Foundation facelift

CHAPTER 10 Foundation facelift





Patient evaluation


Foundation facelift is particularly useful in certain classes of patients.




Patient evaluation is directed towards identifying anatomical features which will be particularly well treated with the foundation facelift. Conversely, some anatomical features are better treated with other techniques. Evaluation proceeds as follows.




Evaluate the skin of the face and neck and underlying soft tissues for laxity and loss of elasticity. Laxity is characterized by excess and redundant skin. Loss of elasticity means that the skin does not easily snap back after being put under stretch, and mitigates against a superior and long-lasting result. These patients should be warned that an early secondary operation may be necessary.


Severe sun damage, as evidenced by rhytids, thinning of the skin, and pigmentary changes, should also be noted and pointed out to the patient. These actinic changes are little improved by facelifting, and the patient should be aware of the limitations imposed by solar damage to the skin.


Ptosis of the platysma, evidenced by vertical bands in the anterior neck, will almost always require anterior platysma plication for correction.


Note presence of excess fat in the neck, as removal of this excess is a sine qua non for creating a youthful neck and jaw line.


Jowling and deep nasolabial folds should be noted. These hallmarks of facial aging are well-treated with foundation facelift.


Descent of the malar fat pad is also a cardinal sign of aging. Its correction requires movement of the fat pad and skin in a vertical, cephalic direction.


The quality and thickness of the preauricular skin and the presence of fine hairs on the skin should be noted in women and men. Thick, hair-bearing skin in either sex is a relative contraindication to using a retrotragal incision, since transposing the thickened, hair-bearing skin to cover the tragus will obscure the fine detail of this important anatomic landmark.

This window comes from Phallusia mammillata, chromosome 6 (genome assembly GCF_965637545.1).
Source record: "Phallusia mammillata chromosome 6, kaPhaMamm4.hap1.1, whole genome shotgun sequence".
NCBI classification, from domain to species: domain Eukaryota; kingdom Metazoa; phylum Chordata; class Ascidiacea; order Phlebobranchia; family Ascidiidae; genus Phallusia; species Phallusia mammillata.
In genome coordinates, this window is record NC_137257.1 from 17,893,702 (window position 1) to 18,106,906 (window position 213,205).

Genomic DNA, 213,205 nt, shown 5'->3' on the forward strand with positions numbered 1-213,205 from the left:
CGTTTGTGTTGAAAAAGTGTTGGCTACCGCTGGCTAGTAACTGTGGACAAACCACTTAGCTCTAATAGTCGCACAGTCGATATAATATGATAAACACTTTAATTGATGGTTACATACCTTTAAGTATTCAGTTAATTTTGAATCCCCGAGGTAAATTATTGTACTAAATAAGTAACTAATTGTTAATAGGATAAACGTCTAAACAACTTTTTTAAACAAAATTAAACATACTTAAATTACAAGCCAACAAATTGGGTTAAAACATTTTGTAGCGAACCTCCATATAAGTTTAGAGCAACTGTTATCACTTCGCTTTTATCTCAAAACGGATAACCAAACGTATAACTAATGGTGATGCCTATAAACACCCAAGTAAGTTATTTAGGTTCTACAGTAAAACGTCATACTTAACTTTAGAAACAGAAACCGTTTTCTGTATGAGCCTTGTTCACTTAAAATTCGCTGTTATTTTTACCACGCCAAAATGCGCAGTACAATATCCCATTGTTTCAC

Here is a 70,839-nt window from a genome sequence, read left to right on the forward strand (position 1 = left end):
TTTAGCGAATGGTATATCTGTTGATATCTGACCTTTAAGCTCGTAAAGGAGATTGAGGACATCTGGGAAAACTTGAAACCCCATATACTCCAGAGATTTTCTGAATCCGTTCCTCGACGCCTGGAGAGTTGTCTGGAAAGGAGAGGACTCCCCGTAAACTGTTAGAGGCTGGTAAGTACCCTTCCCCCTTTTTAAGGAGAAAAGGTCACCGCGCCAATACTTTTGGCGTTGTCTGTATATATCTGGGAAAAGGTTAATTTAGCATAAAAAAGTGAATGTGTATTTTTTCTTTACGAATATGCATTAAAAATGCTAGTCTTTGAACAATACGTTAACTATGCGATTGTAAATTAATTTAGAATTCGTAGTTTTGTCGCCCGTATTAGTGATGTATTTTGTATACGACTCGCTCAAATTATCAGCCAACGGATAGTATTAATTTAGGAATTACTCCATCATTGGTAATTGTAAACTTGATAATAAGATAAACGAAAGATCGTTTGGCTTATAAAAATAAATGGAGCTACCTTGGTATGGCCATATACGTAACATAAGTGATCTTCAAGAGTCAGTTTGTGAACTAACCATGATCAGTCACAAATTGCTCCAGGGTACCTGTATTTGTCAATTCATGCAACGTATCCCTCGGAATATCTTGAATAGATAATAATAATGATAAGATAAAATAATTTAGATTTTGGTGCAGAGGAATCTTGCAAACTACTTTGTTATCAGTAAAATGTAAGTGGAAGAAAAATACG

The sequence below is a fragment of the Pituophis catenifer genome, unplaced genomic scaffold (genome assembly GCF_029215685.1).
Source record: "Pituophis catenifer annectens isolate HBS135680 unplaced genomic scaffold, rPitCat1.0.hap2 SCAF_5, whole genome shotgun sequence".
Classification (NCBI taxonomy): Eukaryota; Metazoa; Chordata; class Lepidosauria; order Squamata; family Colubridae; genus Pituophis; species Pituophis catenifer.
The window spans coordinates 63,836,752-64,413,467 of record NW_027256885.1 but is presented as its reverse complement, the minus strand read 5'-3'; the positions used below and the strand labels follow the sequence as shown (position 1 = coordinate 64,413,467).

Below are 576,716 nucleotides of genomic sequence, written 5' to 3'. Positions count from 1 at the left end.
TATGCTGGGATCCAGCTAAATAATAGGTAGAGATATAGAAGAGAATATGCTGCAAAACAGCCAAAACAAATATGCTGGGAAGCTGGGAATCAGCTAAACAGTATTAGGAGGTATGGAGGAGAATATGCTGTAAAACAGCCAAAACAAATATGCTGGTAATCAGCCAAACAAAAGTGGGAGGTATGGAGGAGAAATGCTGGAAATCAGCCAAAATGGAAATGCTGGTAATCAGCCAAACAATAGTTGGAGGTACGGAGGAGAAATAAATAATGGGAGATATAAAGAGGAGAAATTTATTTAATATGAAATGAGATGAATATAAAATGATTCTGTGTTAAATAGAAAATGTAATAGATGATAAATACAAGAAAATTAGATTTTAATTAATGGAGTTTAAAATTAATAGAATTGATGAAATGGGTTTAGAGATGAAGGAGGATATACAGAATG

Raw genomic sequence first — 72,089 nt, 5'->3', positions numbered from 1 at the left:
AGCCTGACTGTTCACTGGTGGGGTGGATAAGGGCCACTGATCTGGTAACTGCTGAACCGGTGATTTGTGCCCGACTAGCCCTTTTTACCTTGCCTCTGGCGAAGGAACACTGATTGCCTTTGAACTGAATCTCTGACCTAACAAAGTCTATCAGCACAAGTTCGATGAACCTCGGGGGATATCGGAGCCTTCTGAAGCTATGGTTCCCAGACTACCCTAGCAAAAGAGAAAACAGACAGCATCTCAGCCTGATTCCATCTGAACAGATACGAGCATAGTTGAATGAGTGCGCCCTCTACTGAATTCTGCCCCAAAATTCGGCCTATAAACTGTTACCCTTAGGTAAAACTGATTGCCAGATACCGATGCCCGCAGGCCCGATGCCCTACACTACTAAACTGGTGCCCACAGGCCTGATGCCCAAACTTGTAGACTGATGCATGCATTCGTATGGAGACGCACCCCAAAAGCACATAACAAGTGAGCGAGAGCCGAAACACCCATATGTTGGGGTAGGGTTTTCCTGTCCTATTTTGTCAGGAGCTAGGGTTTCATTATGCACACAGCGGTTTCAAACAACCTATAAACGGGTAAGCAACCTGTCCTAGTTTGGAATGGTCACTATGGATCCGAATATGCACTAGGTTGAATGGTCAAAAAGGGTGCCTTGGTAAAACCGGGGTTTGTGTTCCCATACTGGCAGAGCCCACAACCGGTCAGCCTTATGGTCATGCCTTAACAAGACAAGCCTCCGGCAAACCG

Anatomy


From its origin in the lower neck, the platysma muscle extends to the lower cheek, covering a portion of the lower parotid gland before inserting into the perioral muscles at the corner of the mouth (Fig. 10.1). The investing fascia of the platysma continues cephalad in the cheek as the SMAS (superficial musculo-aponeurotic system). The SMAS lies superficial to the masseter muscle and the buccal fat pad, before continuing in a cephalic direction to invest the deep and superficial layers of the zygomatic major and minor.



The defining feature of the foundation facelift is elevation of the SMAS-platysma, subcutaneous fat, and overlying skin as a unified flap. The SMAS-platysma is the integrated foundation of this musculo-cutaneous, composite flap. In the upper neck and lower cheek, the platysma is the deepest layer of the flap (Fig. 10.2); in the mid and upper cheek, the platysma continues as the SMAS and forms the deepest layer of the flap (Fig. 10.3).




Safe and facile performance of the foundation lift requires the surgeon to possess an intimate knowledge of the three-dimensional course of the facial nerve as its branches traverse the musculo-fascial planes of the cheek and upper neck.


As the nerve branches exit the parotid gland, they lie deep to two important fascial planes:



The more superficial and thicker plane is the SMAS-platysma.


Just deep to the SMAS-platysma is a thin layer of fascia lying just superficial to the nerve branches.




As the zygomatic and buccal branches course in a cephalad direction, they are covered by the zygomaticus major and minor muscles (Figs 10.3 and 10.4).


A more complete understanding of the anatomy of the foundation facelift is obtained by studying an artist’s representation of the surgeon’s view when the flap is elevated (Fig. 10.5). The platysma is elevated with the subcutaneous fat and skin in the lower cheek. In the mid and upper cheek, the platysma becomes the SMAS and is also elevated with the subcutaneous fat and skin. The malar fat pad in the upper cheek also remains attached to the skin and is elevated as the skin is mobilized and repositioned. Note the course of the branches of the facial nerve as they exit the anterior border of the parotid gland, but remain covered by masseteric fascia, buccal fascia, and the zygomaticus major.





Technical steps




Mar 4, 2016 | Posted by in Aesthetic plastic surgery | Comments Off on Foundation facelift
Premium Wordpress Themes by UFO Themes